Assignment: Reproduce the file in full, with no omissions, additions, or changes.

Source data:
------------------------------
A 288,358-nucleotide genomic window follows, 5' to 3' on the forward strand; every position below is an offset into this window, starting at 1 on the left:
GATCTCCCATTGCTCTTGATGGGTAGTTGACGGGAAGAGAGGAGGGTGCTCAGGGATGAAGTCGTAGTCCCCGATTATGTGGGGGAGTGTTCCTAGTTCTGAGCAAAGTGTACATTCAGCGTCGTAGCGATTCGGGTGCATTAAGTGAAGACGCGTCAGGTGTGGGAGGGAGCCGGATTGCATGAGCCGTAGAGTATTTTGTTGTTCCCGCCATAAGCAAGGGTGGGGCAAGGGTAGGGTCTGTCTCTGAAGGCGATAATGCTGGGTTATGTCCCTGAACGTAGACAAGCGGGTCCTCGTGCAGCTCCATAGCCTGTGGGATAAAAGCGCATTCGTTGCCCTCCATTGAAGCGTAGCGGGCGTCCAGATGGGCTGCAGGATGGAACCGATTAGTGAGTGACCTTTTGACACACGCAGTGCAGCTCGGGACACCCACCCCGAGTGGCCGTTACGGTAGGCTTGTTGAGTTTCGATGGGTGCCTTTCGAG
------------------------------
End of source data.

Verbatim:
A 288,358-nucleotide genomic window follows, 5' to 3' on the forward strand; every position below is an offset into this window, starting at 1 on the left:
GATCTCCCATTGCTCTTGATGGGTAGTTGACGGGAAGAGAGGAGGGTGCTCAGGGATGAAGTCGTAGTCCCCGATTATGTGGGGGAGTGTTCCTAGTTCTGAGCAAAGTGTACATTCAGCGTCGTAGCGATTCGGGTGCATTAAGTGAAGACGCGTCAGGTGTGGGAGGGAGCCGGATTGCATGAGCCGTAGAGTATTTTGTTGTTCCCGCCATAAGCAAGGGTGGGGCAAGGGTAGGGTCTGTCTCTGAAGGCGATAATGCTGGGTTATGTCCCTGAACGTAGACAAGCGGGTCCTCGTGCAGCTCCATAGCCTGTGGGATAAAAGCGCATTCGTTGCCCTCCATTGAAGCGTAGCGGGCGTCCAGATGGGCTGCAGGATGGAACCGATTAGTGAGTGACCTTTTGACACACGCAGTGCAGCTCGGGACACCCACCCCGAGTGGCCGTTACGGTAGGCTTGTTGAGTTTCGATGGGTGCCTTTCGAG